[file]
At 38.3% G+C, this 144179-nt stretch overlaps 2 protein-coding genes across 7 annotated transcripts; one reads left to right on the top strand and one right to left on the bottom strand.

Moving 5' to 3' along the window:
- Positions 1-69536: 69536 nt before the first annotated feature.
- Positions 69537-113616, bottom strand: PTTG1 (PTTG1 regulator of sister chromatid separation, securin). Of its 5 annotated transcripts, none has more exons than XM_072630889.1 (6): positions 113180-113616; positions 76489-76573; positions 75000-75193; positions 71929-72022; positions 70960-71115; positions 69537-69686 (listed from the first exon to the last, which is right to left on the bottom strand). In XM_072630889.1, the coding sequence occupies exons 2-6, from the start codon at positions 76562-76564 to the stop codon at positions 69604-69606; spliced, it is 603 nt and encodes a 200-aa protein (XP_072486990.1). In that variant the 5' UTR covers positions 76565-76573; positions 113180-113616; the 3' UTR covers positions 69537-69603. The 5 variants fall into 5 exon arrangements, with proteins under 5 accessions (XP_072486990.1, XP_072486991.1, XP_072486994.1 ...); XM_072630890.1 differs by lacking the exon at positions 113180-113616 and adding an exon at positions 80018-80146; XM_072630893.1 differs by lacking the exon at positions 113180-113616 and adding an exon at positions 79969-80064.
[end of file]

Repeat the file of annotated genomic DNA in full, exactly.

At 38.3% G+C, this 144179-nt stretch overlaps 2 protein-coding genes across 7 annotated transcripts; one reads left to right on the top strand and one right to left on the bottom strand.

Moving 5' to 3' along the window:
- Positions 1-69536: 69536 nt before the first annotated feature.
- Positions 69537-113616, bottom strand: PTTG1 (PTTG1 regulator of sister chromatid separation, securin). Of its 5 annotated transcripts, none has more exons than XM_072630889.1 (6): positions 113180-113616; positions 76489-76573; positions 75000-75193; positions 71929-72022; positions 70960-71115; positions 69537-69686 (listed from the first exon to the last, which is right to left on the bottom strand). In XM_072630889.1, the coding sequence occupies exons 2-6, from the start codon at positions 76562-76564 to the stop codon at positions 69604-69606; spliced, it is 603 nt and encodes a 200-aa protein (XP_072486990.1). In that variant the 5' UTR covers positions 76565-76573; positions 113180-113616; the 3' UTR covers positions 69537-69603. The 5 variants fall into 5 exon arrangements, with proteins under 5 accessions (XP_072486990.1, XP_072486991.1, XP_072486994.1 ...); XM_072630890.1 differs by lacking the exon at positions 113180-113616 and adding an exon at positions 80018-80146; XM_072630893.1 differs by lacking the exon at positions 113180-113616 and adding an exon at positions 79969-80064.